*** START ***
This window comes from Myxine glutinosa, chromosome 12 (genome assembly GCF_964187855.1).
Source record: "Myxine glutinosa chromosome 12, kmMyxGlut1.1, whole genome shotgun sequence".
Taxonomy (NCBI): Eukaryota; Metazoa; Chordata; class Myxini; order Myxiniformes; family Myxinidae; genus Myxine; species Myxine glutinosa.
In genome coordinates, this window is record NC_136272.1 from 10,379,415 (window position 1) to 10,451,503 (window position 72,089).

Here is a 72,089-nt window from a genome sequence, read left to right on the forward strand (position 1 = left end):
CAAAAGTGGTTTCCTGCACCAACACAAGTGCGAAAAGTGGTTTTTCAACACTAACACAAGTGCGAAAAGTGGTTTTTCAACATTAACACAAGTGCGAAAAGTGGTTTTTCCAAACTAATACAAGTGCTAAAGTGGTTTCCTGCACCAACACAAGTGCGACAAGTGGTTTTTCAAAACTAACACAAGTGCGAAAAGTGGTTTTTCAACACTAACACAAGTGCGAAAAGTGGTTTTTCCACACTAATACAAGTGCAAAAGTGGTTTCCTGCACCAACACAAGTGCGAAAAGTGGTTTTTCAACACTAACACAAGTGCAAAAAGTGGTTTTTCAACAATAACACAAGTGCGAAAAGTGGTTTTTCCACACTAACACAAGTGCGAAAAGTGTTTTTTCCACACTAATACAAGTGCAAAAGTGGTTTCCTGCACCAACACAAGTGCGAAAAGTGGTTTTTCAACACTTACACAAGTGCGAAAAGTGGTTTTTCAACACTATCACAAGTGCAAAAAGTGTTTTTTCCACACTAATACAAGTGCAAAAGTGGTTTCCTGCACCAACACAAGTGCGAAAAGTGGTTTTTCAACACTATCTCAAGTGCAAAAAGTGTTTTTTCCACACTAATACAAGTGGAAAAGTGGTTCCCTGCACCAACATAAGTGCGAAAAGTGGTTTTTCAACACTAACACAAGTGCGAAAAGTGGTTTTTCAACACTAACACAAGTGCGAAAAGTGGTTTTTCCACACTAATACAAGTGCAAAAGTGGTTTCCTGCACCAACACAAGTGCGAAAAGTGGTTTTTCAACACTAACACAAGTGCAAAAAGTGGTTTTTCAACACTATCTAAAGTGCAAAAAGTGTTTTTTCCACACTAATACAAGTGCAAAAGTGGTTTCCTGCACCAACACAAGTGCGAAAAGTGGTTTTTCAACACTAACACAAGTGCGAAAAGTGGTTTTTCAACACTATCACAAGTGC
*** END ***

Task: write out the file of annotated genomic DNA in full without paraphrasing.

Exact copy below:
This window comes from Myxine glutinosa, chromosome 12 (genome assembly GCF_964187855.1).
Source record: "Myxine glutinosa chromosome 12, kmMyxGlut1.1, whole genome shotgun sequence".
Taxonomy (NCBI): Eukaryota; Metazoa; Chordata; class Myxini; order Myxiniformes; family Myxinidae; genus Myxine; species Myxine glutinosa.
In genome coordinates, this window is record NC_136272.1 from 10,379,415 (window position 1) to 10,451,503 (window position 72,089).

Here is a 72,089-nt window from a genome sequence, read left to right on the forward strand (position 1 = left end):
CAAAAGTGGTTTCCTGCACCAACACAAGTGCGAAAAGTGGTTTTTCAACACTAACACAAGTGCGAAAAGTGGTTTTTCAACATTAACACAAGTGCGAAAAGTGGTTTTTCCAAACTAATACAAGTGCTAAAGTGGTTTCCTGCACCAACACAAGTGCGACAAGTGGTTTTTCAAAACTAACACAAGTGCGAAAAGTGGTTTTTCAACACTAACACAAGTGCGAAAAGTGGTTTTTCCACACTAATACAAGTGCAAAAGTGGTTTCCTGCACCAACACAAGTGCGAAAAGTGGTTTTTCAACACTAACACAAGTGCAAAAAGTGGTTTTTCAACAATAACACAAGTGCGAAAAGTGGTTTTTCCACACTAACACAAGTGCGAAAAGTGTTTTTTCCACACTAATACAAGTGCAAAAGTGGTTTCCTGCACCAACACAAGTGCGAAAAGTGGTTTTTCAACACTTACACAAGTGCGAAAAGTGGTTTTTCAACACTATCACAAGTGCAAAAAGTGTTTTTTCCACACTAATACAAGTGCAAAAGTGGTTTCCTGCACCAACACAAGTGCGAAAAGTGGTTTTTCAACACTATCTCAAGTGCAAAAAGTGTTTTTTCCACACTAATACAAGTGGAAAAGTGGTTCCCTGCACCAACATAAGTGCGAAAAGTGGTTTTTCAACACTAACACAAGTGCGAAAAGTGGTTTTTCAACACTAACACAAGTGCGAAAAGTGGTTTTTCCACACTAATACAAGTGCAAAAGTGGTTTCCTGCACCAACACAAGTGCGAAAAGTGGTTTTTCAACACTAACACAAGTGCAAAAAGTGGTTTTTCAACACTATCTAAAGTGCAAAAAGTGTTTTTTCCACACTAATACAAGTGCAAAAGTGGTTTCCTGCACCAACACAAGTGCGAAAAGTGGTTTTTCAACACTAACACAAGTGCGAAAAGTGGTTTTTCAACACTATCACAAGTGC